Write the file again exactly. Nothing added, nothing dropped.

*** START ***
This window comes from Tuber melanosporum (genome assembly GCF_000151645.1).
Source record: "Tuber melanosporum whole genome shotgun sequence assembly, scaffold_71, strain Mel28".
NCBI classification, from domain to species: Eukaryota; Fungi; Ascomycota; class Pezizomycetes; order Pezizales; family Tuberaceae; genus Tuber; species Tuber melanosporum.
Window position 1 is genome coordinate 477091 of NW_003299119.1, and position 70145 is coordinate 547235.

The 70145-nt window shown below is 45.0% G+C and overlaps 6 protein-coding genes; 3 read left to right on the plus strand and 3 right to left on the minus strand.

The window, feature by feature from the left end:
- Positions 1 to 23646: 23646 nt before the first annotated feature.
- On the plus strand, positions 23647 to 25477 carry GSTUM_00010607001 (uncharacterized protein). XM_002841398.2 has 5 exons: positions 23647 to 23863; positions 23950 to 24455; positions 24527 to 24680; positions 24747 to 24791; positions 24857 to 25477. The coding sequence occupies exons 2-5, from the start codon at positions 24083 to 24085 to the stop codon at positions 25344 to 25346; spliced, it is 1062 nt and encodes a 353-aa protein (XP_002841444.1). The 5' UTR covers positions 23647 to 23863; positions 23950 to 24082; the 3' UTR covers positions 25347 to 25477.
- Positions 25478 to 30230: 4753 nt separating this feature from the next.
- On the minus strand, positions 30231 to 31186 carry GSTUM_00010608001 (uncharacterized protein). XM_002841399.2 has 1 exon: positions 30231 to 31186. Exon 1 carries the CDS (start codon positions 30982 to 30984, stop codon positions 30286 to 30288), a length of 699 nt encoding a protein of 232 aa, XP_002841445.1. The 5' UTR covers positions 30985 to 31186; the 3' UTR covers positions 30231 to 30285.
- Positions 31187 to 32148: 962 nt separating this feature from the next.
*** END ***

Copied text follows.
This window comes from Tuber melanosporum (genome assembly GCF_000151645.1).
Source record: "Tuber melanosporum whole genome shotgun sequence assembly, scaffold_71, strain Mel28".
NCBI classification, from domain to species: Eukaryota; Fungi; Ascomycota; class Pezizomycetes; order Pezizales; family Tuberaceae; genus Tuber; species Tuber melanosporum.
Window position 1 is genome coordinate 477091 of NW_003299119.1, and position 70145 is coordinate 547235.

The 70145-nt window shown below is 45.0% G+C and overlaps 6 protein-coding genes; 3 read left to right on the plus strand and 3 right to left on the minus strand.

The window, feature by feature from the left end:
- Positions 1 to 23646: 23646 nt before the first annotated feature.
- On the plus strand, positions 23647 to 25477 carry GSTUM_00010607001 (uncharacterized protein). XM_002841398.2 has 5 exons: positions 23647 to 23863; positions 23950 to 24455; positions 24527 to 24680; positions 24747 to 24791; positions 24857 to 25477. The coding sequence occupies exons 2-5, from the start codon at positions 24083 to 24085 to the stop codon at positions 25344 to 25346; spliced, it is 1062 nt and encodes a 353-aa protein (XP_002841444.1). The 5' UTR covers positions 23647 to 23863; positions 23950 to 24082; the 3' UTR covers positions 25347 to 25477.
- Positions 25478 to 30230: 4753 nt separating this feature from the next.
- On the minus strand, positions 30231 to 31186 carry GSTUM_00010608001 (uncharacterized protein). XM_002841399.2 has 1 exon: positions 30231 to 31186. Exon 1 carries the CDS (start codon positions 30982 to 30984, stop codon positions 30286 to 30288), a length of 699 nt encoding a protein of 232 aa, XP_002841445.1. The 5' UTR covers positions 30985 to 31186; the 3' UTR covers positions 30231 to 30285.
- Positions 31187 to 32148: 962 nt separating this feature from the next.